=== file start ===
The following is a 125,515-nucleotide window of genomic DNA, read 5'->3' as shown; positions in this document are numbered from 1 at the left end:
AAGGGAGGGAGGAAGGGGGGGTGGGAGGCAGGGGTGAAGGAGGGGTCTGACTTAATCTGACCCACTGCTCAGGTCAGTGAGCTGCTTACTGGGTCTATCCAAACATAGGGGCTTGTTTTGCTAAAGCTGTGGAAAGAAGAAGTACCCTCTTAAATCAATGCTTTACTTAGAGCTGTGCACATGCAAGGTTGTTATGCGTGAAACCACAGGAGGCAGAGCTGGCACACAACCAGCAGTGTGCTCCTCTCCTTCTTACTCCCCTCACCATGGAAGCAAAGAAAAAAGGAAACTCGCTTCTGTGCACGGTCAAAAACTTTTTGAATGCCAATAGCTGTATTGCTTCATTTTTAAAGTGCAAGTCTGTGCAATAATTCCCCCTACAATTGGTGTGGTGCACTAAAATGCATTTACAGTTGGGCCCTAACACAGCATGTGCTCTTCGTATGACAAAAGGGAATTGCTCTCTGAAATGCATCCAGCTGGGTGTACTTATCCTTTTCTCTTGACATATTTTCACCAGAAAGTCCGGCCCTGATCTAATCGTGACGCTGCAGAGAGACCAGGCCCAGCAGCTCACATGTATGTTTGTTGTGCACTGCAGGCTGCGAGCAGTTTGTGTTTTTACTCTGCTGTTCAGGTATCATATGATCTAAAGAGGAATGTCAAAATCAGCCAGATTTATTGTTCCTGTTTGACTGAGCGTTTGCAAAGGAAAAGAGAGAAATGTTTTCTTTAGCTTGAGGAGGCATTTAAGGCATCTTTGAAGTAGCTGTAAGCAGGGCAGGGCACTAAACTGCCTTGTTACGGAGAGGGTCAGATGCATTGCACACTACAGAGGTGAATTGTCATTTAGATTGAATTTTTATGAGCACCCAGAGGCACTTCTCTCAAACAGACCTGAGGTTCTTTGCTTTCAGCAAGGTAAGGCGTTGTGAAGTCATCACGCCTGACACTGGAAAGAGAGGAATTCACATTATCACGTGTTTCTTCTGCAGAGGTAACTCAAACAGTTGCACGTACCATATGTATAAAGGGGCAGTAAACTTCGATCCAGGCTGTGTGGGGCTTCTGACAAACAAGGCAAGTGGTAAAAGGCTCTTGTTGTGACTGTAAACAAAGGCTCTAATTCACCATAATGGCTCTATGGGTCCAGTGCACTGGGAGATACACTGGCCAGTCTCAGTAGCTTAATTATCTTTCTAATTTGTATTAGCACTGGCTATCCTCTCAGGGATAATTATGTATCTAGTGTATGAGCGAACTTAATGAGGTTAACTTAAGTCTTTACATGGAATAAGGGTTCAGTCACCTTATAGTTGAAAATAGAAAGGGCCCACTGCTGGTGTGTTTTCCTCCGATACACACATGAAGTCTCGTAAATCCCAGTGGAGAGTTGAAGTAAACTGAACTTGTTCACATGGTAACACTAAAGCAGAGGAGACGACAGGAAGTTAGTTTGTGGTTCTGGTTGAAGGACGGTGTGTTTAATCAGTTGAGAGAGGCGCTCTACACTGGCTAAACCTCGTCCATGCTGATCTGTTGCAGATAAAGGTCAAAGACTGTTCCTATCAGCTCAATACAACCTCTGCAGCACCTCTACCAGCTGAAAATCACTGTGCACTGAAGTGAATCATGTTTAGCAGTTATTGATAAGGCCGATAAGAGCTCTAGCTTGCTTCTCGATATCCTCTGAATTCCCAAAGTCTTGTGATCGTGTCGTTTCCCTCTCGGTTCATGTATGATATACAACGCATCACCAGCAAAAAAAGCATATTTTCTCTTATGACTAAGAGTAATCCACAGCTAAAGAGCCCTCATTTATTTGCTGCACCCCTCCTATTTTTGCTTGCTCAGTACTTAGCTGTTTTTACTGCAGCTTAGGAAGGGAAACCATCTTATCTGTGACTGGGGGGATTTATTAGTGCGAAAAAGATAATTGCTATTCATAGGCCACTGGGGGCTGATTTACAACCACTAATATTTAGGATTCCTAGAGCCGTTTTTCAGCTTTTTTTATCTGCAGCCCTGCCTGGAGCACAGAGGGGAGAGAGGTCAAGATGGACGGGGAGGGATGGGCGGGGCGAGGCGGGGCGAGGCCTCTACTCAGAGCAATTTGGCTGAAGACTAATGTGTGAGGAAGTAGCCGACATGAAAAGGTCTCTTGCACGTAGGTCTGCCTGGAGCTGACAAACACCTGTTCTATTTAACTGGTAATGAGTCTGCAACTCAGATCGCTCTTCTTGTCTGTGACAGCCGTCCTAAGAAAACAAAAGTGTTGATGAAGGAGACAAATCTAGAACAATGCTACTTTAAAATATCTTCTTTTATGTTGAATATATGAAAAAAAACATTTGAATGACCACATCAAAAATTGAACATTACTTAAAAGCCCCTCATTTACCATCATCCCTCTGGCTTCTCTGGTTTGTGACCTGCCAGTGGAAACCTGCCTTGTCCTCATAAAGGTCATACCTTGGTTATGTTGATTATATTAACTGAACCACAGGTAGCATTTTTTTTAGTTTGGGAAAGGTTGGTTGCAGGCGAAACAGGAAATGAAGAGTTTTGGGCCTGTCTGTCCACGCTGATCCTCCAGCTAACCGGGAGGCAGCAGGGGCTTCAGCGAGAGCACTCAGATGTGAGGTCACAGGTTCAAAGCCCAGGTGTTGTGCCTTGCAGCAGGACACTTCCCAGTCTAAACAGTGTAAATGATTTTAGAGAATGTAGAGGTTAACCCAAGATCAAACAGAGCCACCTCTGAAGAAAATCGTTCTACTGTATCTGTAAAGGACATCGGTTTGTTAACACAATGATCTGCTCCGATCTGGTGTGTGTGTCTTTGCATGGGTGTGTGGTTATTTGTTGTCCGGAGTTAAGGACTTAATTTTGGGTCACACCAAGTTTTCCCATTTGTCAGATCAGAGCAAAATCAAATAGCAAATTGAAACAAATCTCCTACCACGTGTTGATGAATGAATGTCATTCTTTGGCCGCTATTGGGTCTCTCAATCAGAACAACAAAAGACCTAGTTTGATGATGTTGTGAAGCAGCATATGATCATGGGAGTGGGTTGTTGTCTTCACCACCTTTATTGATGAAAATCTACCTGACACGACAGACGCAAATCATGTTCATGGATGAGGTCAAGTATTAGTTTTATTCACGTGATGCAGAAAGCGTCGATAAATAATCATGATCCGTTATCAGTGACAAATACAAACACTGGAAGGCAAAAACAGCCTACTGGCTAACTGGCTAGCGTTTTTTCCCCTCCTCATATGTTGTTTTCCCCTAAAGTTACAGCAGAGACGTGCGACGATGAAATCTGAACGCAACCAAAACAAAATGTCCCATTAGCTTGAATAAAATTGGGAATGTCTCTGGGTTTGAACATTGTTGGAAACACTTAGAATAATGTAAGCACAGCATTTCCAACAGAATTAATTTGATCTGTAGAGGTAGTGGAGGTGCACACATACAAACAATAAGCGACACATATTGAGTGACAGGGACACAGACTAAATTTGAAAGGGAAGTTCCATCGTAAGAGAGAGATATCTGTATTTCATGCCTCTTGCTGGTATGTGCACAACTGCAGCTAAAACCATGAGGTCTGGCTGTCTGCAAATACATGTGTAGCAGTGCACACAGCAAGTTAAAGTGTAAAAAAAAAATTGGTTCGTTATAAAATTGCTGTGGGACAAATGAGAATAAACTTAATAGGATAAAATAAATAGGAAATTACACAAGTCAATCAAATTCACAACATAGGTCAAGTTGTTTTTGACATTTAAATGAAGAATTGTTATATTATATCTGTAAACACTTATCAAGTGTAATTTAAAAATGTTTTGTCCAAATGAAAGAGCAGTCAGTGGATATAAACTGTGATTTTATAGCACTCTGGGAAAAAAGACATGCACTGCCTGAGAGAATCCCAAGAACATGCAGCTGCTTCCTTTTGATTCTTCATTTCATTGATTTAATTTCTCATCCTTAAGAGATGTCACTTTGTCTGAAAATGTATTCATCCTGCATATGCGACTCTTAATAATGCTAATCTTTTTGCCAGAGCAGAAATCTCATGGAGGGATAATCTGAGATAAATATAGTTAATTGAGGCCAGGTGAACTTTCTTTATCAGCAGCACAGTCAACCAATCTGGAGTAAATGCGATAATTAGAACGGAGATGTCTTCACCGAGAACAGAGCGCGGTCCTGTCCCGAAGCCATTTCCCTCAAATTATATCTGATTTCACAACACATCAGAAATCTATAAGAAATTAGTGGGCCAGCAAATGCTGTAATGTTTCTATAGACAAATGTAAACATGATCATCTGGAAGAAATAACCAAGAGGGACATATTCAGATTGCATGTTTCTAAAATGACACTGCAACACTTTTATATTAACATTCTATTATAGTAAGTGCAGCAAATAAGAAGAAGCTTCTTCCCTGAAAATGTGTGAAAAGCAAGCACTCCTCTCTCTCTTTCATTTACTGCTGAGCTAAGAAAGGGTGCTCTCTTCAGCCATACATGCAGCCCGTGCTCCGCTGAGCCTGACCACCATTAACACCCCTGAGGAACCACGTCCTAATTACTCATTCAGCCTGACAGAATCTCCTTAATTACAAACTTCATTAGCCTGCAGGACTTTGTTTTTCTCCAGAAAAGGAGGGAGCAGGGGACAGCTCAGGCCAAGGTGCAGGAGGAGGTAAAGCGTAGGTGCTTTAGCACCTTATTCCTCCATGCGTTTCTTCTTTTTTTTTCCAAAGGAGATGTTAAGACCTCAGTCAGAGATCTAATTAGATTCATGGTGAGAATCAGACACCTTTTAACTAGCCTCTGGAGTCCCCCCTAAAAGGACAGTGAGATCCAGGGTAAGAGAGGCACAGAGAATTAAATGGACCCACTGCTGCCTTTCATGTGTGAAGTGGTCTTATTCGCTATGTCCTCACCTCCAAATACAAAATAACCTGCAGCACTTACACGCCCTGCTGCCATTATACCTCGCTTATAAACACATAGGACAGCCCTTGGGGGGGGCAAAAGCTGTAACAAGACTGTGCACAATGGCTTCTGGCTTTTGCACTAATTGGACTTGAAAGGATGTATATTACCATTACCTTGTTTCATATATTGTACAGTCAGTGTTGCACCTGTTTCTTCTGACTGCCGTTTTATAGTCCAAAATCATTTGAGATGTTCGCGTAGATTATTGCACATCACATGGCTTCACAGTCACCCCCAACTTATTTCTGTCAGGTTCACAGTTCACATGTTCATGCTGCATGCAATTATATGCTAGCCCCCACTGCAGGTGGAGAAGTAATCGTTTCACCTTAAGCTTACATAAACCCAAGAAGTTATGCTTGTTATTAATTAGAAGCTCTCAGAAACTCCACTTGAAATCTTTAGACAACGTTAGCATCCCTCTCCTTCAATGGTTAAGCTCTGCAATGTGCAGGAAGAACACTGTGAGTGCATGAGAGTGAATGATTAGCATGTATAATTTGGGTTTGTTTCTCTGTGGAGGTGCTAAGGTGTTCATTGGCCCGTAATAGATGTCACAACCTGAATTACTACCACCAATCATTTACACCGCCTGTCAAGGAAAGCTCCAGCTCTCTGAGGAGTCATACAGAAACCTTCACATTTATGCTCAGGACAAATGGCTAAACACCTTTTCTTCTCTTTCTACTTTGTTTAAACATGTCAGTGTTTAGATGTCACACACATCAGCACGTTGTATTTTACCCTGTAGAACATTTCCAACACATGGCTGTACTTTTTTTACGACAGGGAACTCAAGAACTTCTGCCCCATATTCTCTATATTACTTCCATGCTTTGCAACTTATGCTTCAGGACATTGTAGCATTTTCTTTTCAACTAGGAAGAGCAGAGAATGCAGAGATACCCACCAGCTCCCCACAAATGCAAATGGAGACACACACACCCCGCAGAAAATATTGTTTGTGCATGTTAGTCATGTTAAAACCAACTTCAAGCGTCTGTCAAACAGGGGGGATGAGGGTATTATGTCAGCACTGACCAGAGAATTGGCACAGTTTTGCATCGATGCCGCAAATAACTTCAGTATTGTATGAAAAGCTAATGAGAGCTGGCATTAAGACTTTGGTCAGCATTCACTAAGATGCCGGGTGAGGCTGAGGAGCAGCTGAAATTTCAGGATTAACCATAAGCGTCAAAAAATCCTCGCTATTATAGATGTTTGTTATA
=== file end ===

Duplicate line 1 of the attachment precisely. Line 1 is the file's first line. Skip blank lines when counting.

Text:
The following is a 125,515-nucleotide window of genomic DNA, read 5'->3' as shown; positions in this document are numbered from 1 at the left end: